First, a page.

Some are prone to take to regular japa (chanting) of a mantra. Some may recite hymns and shlokas. Some supplement their pursuits with periodical fasting, study of religious texts etc. Some take to the exclusive worship of the Guru and his behests, taking special care to serve him and cater to the needs of his personal life and the work he does.

Reforming Personality

The list can be extended to cover one and all practices and ways as well. Thus, the Hindu recognises all practices as handy and fruitful towards man's religious evolution, provided the practitioner pins his faith and remains watchful about himself and what he does. The practices are but a medium, by which he tries to reform his personality and cultivate introspection. As is a vehicle helpful in reaching one's destination while travelling, so is the practice a vehicle in taking the human inwardly to where he wants.

Obviously, therefore, the practices have to bear this fruit. Their roles must be such as to take the personality of the practitioner in all its aspects, and then process it in such a way that everything in him gets reformed and tuned to what he intends to achieve in the end.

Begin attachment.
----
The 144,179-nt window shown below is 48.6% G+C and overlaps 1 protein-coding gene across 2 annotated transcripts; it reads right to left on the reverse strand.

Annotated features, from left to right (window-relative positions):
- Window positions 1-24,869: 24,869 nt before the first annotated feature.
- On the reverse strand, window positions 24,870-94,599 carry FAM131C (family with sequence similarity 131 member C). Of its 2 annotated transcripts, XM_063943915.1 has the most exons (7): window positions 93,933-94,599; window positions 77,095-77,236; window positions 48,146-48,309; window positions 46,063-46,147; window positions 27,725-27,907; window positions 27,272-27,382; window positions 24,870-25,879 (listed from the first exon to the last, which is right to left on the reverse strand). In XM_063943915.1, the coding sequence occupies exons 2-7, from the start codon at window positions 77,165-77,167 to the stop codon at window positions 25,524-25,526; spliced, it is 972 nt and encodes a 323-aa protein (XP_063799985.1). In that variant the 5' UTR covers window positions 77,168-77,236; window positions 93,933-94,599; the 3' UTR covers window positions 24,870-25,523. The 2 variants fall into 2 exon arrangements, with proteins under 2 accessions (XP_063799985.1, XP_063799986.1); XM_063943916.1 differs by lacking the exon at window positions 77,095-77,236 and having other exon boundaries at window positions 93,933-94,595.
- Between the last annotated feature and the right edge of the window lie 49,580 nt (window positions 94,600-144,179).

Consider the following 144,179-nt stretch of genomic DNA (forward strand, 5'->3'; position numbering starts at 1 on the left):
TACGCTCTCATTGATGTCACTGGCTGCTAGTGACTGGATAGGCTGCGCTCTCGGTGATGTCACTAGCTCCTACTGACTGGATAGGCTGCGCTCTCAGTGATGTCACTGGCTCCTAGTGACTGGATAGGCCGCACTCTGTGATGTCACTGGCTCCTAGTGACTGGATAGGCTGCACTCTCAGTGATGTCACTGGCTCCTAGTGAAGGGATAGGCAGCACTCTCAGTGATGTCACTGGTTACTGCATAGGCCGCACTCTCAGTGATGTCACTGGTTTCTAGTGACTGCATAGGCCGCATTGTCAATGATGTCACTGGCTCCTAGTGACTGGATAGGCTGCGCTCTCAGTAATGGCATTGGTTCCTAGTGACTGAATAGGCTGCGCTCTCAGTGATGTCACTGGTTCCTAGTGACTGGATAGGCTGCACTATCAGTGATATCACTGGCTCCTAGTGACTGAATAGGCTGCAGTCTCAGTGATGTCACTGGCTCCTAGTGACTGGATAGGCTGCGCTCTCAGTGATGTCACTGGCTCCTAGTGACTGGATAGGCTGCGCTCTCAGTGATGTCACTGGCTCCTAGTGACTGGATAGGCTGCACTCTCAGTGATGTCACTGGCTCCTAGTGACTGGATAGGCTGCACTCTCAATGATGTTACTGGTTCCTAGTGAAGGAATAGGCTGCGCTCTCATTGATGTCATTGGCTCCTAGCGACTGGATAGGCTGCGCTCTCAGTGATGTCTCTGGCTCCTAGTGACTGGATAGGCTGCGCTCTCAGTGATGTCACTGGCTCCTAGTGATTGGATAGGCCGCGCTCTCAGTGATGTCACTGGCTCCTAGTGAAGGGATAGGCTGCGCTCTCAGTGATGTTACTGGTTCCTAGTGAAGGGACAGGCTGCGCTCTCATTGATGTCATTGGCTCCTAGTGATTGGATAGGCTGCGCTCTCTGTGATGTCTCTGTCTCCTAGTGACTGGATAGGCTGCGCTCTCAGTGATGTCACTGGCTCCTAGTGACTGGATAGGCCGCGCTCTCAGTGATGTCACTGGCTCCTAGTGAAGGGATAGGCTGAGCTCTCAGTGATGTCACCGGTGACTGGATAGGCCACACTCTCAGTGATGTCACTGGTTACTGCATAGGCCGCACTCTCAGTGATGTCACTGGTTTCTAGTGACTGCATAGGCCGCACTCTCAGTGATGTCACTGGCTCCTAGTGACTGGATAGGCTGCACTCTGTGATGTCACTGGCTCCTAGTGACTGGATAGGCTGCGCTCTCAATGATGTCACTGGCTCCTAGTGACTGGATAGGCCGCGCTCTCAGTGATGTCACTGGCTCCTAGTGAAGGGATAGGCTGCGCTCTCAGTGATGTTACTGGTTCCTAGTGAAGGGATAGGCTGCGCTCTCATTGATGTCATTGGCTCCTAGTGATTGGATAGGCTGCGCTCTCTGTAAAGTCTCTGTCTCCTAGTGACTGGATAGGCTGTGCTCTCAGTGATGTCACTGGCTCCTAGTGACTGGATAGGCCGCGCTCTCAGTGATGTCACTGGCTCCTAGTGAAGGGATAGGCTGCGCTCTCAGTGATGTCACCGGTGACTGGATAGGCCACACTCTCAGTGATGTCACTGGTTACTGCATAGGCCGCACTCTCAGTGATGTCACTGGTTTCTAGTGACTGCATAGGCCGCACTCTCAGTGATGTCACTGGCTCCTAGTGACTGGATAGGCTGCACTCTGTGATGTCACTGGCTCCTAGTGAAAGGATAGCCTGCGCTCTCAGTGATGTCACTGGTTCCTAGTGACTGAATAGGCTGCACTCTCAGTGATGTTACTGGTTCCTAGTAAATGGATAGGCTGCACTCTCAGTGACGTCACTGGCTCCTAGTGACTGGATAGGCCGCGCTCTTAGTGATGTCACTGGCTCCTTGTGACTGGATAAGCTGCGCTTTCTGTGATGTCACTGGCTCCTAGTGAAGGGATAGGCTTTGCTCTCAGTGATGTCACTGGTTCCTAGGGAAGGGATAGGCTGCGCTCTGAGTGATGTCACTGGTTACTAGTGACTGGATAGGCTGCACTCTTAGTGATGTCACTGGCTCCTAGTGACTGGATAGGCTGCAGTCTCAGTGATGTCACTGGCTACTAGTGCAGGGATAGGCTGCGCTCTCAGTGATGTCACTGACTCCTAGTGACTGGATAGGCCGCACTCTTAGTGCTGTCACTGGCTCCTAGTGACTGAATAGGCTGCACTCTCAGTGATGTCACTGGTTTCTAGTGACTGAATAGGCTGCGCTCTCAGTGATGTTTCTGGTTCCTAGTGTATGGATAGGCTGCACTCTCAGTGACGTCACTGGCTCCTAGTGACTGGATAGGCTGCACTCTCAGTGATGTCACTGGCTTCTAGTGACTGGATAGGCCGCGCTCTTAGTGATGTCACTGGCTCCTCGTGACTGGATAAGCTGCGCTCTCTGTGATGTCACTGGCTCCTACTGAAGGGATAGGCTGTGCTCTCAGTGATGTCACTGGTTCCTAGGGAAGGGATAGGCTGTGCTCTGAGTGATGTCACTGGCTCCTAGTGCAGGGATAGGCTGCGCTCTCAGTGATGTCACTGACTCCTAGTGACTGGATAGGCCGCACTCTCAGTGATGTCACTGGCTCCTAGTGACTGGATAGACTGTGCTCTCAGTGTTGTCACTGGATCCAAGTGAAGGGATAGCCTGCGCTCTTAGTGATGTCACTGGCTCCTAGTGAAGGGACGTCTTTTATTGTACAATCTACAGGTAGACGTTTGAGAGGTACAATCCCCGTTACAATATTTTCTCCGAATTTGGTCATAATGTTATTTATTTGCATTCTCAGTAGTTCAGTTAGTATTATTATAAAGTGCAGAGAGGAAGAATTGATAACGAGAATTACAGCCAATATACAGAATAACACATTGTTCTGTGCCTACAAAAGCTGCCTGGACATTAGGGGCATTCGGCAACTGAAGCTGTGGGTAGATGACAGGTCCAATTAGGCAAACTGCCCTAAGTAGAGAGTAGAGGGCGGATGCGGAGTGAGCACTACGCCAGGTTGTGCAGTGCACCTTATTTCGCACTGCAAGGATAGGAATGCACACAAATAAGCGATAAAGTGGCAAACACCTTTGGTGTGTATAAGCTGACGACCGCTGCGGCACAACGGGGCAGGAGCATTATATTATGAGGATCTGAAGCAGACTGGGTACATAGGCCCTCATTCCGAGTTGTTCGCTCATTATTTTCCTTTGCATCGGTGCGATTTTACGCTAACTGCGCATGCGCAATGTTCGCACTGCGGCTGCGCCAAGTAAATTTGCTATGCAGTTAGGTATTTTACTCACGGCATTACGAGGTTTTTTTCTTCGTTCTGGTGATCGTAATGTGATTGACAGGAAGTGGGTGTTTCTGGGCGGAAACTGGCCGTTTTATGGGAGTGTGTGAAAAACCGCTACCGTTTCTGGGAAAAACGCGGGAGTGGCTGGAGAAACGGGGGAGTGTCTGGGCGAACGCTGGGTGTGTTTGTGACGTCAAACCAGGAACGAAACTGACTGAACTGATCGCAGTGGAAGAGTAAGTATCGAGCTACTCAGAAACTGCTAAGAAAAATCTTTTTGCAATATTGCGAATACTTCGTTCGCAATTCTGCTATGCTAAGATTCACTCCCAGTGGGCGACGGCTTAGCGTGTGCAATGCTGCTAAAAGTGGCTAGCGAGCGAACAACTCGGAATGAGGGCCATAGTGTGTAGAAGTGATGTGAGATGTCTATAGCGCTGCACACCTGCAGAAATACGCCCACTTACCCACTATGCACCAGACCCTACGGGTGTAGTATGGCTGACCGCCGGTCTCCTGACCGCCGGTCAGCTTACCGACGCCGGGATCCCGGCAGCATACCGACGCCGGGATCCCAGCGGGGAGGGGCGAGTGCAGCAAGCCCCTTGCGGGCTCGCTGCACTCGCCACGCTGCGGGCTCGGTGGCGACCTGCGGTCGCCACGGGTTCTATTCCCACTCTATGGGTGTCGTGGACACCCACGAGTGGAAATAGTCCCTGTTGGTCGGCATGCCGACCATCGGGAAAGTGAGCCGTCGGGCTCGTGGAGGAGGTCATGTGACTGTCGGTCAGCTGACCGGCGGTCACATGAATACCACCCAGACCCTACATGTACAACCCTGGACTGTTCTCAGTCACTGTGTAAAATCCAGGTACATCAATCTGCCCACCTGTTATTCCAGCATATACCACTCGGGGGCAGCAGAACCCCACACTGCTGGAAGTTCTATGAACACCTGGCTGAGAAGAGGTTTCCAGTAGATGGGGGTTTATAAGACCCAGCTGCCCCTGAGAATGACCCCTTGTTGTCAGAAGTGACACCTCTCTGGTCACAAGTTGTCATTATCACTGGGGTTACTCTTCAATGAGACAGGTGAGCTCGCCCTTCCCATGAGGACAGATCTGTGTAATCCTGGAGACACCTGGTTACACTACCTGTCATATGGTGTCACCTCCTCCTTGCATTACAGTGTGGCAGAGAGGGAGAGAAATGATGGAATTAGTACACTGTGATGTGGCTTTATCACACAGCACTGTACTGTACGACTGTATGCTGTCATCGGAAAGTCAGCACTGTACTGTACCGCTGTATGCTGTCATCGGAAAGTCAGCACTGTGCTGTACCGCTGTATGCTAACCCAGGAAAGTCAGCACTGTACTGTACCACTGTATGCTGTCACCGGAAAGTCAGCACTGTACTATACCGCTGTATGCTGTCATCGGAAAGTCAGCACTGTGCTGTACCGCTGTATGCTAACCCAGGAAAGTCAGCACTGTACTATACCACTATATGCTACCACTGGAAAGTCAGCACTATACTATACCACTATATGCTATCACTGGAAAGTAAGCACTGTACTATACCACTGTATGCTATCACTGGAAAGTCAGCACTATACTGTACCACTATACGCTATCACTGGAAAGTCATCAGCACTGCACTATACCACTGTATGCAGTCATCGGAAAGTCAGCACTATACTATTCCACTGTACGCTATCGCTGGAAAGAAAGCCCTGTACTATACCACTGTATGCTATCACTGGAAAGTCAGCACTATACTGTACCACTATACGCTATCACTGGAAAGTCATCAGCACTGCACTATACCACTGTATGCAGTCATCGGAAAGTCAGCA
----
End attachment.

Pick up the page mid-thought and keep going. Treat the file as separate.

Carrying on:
Among Hindus, there were and there can be, those who believe in God as well as those who do not. It is not the literal recognition of God that matters any time. Like many other things, at best this can only be a belief.

What does such a belief or the non-belief mean to the believer or non-believer is the prime consideration for the true Hindu. If one believes in God, but does not take the trouble of thinking, talking and acting in the way that his belief and devotion to God would expect of him, then not much purpose will be served by his claiming to be a believer and devotee. In the same way, if a non-believer chooses to be so for his own reasons and has equally some sound principles of living and looking at his mind and the world, which principles can be quite philosophical, spiritual and or yogic, then he will be able to hit at peace and freedom for himself, which the former is yet unable to achieve despite his pet belief.

Here come, thus, two distinct considerations: the belief or non-belief which is the object and then the believer or the non-believer, as the case may be, the subject. Between the two, the object and the subject, the subject is what truly counts. If for reforming and improving your nature and insight you feel it desirable to foster belief in God, well and good. If for the same end, you find some other course preferable, that too is equally good.

With this kind of a sense, look at the thousands that go to worship in temples, churches and mosques. For all of them the place of worship is the same, be it the temple, the church or the mosque. The deity or God installed or represented there in one way or another, is the same. Being so, do all get the same progress and purity, or even the attainment of what they aim at? Not at all. Each worshipper has his own story of devotion and its fulfilment to narrate. If the pursuit of devotion and its fulfilment depended upon the place of worship, i. e. a temple etc., and the Deity or God represented there, why this difference for the devotees?